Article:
Can Humanity Survive the Information Deluge? Reflecting on WikiLeaks…

Keeping up with new info technologies...

This is one of my favourite cartoons on new information and communications technologies, or ICTs. It was on a Season’s Greetings card I received some years ago (when paper-based cards were still in wide use).

As an avid watcher of ICTs and the Information Society they help create, I have always been interested in how new technologies are perceived and adopted by different individuals and communities.

In the wake of WikiLeaks, there is renewed interest in the free flow of information. Governments and large corporations are naturally anxious about their secrets being leaked. Journalists and activists are working overtime to produce coherent stories or advocacy positions out of the massive volumes of hitherto classified information being released by WikiLeaks. And the rest of society is bewildered on just how to make sense of it all.

Can humanity survive the deluge of information unleashed by ICTs?

This is the question I posed to Sir Arthur C Clarke in a wide-ranging interview I did on the eve of the first World Summit on the Information Society (WSIS) in December 2003. The full exchange was published on OneWorld.net, where it is still archived.

Here’s the relevant Q&A:

Q: So you are confident that humanity will survive the current deluge of information?

A: Undoubtedly. There are many who are genuinely alarmed by the immense amount of information available to us through the Internet, television and other media. To them, I can offer little consolation other than to suggest that they put themselves in the place of their ancestors at the time the printing press was invented. ‘My God,’ they cried, ‘now there could be as many as a thousand books. How will we ever read them all?’

Strangely, as history has shown, our species survived that earlier deluge of information, and some say, even advanced because of it. I am not so much concerned with the proliferation of information as the purpose for which it is used. Technology carries with it a responsibility that we are obliged to consider.

Read the full interview: Humanity will survive information deluge – Sir Arthur C Clarke

Asian Tsunami+5: It’s governance, stupid!

Kalutara beach in south-western Sri Lanka before & during the 2004 tsunami - Satellite image courtesy Digital Globe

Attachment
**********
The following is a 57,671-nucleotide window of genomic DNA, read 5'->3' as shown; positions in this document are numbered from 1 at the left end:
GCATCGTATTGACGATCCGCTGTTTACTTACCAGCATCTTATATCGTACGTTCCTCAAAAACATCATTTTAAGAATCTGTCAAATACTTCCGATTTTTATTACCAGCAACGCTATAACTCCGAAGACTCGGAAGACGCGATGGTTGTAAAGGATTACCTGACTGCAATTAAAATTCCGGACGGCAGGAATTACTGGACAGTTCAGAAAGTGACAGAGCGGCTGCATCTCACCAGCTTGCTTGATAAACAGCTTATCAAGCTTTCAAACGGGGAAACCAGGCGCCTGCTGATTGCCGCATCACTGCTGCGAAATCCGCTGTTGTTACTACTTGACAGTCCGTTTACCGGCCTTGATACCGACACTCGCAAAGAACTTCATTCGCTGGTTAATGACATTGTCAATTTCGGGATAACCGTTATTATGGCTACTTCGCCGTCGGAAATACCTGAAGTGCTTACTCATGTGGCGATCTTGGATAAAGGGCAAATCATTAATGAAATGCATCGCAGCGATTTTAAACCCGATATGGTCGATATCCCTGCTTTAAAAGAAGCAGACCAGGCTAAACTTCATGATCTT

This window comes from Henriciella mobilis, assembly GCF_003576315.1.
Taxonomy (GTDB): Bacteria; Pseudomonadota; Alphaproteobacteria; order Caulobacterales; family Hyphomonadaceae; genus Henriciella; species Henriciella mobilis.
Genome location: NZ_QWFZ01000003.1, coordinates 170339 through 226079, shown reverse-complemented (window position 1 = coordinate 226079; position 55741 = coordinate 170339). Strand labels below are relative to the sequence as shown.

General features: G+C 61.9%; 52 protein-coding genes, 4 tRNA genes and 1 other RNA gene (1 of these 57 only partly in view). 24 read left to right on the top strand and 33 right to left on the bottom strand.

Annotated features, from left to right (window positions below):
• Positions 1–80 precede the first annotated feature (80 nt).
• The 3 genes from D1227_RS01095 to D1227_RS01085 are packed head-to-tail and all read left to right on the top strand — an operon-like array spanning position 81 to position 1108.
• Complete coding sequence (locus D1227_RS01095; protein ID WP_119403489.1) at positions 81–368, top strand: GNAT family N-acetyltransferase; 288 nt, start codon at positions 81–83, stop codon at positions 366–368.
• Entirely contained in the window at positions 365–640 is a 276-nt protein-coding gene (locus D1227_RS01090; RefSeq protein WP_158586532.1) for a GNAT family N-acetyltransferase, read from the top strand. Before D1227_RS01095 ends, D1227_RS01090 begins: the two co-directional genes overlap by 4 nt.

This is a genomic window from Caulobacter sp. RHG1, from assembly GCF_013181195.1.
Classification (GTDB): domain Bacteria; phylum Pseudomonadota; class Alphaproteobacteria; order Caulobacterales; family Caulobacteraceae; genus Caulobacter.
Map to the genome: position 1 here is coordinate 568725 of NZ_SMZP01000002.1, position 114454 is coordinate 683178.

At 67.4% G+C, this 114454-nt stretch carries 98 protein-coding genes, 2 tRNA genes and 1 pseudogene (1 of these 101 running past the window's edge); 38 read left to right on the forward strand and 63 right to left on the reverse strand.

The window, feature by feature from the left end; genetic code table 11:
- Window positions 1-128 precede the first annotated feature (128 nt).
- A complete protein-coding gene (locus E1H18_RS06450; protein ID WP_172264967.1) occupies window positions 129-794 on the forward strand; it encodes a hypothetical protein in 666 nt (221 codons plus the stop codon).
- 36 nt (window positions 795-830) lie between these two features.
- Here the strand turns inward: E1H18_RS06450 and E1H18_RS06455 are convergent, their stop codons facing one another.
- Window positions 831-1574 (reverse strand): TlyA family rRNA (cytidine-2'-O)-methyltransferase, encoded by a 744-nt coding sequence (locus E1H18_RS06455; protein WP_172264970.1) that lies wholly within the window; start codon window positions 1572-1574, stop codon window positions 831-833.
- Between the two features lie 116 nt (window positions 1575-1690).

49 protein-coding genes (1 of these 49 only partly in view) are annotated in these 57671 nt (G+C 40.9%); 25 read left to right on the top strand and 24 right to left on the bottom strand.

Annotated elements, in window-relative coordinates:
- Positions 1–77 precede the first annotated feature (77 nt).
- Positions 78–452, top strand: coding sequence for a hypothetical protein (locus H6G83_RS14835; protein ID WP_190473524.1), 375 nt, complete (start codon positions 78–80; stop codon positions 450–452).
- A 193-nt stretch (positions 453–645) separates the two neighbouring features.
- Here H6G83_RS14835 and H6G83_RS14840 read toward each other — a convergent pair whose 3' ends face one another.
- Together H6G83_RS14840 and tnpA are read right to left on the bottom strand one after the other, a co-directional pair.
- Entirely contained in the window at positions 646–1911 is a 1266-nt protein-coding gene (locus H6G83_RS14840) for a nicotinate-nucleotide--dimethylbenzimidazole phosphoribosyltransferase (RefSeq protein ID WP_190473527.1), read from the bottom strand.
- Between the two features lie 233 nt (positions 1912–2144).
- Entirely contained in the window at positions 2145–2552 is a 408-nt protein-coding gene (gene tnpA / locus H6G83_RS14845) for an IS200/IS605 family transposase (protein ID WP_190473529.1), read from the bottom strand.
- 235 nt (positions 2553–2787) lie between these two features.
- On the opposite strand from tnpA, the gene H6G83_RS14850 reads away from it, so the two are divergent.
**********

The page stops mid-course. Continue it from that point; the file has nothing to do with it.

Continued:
This montage of satellite images was taken by the DigitalGlobe Quickbird satellite. It shows a portion of the south-western coast of Sri Lanka, in Kalutara, some 40km south of the capital Colombo. The lower image was taken on Sunday 26 December 2004, at 10.20 am local time, shortly after the moment of impact of the Indian Ocean tsunami that wreaked havoc in South and Southeast Asia that day. For comparison, we have an image of the same location on a normal day a few months earlier.

The tsunami was one of the most widely photographed and videographed disasters in history. In fact, it marked a turning point for citizen journalism in Asia.

For many of us in the media and communication sectors, this was the biggest story of our lives. Because the killer waves hit numerous coastal locations in several countries, this disaster’s ‘Ground Zero’ was scattered far and wide. Not even the largest news organisations could see, hear and capture everything. Everyone had to choose.

And not just geographically, but thematically too, the tsunami’s impact was felt across sectors, issues and concerns. That provided both ample scope and many challenges for journalists, aid workers and others who rushed to the multiple scenes of disaster.

But there was a downside. Because the tsunami’s scale was so vast and its effects spread so wide, no single individual or organisation could comprehend the full picture for months. For many of us in the Indian Ocean rim, culturally unfamiliar with tsunamis, it was as if a Godzilla had stomped through our coasts. Grasping the full, strange phenomenon was hard.

Countries affected by 2004 Dec tsunami - map courtesy BBC

Journalists, professionally trained to hastily produce ‘first drafts of history’, found it a bit like being close to a huge tapestry still being woven: we all absorbed parts of the unfolding complexity. We reported or analysed those elements that held our interest. But we were too close, and too overwhelmed, for much perspective.

Five years on, we can ‘zoom out’ more easily to see the bigger picture. When I do, one overarching factor stands out as the most important and lasting lesson of the tsunami: the need for better governance.

The absence of good governance was at the root of most major stories about the tsunami. It cut across every level in our societies — politics, public institutions, corporate sector, humanitarian agencies, academia and civil society.

This is the thrust of my latest op ed essay, written in time for the tsunami’s fifth anniversary being marked today. I briefly recall three aspects of the tsunami that I covered as a journalist — early warnings, deluge of aid and environmental lessons — to show how the absence of governance aggravated matters in each case.

The lesson is not simply one of academic interest: it holds many practical, survival level implications. I end by quoting Maldivian President Mohamed Nasheed, who argues that democracy and good governance are also the most important elements in climate change adaptation.

Read the full essay online:
Media Helping Media (UK): Tsunami five years on – the lessons learned
OneWorld.Net (UK): The big lesson of the tsunami: better governance
DNA newspaper (India: condensed version): The Tsunami Effect
Groundviews.org: Better governance – The Biggest Lesson of 2004 Tsunami
Himal Southasian Online edition: Better Governance: The biggest lesson of 2004 tsunami
The Sunday Times (Sri Lanka): Better Governance: The biggest lesson of 2004 tsunami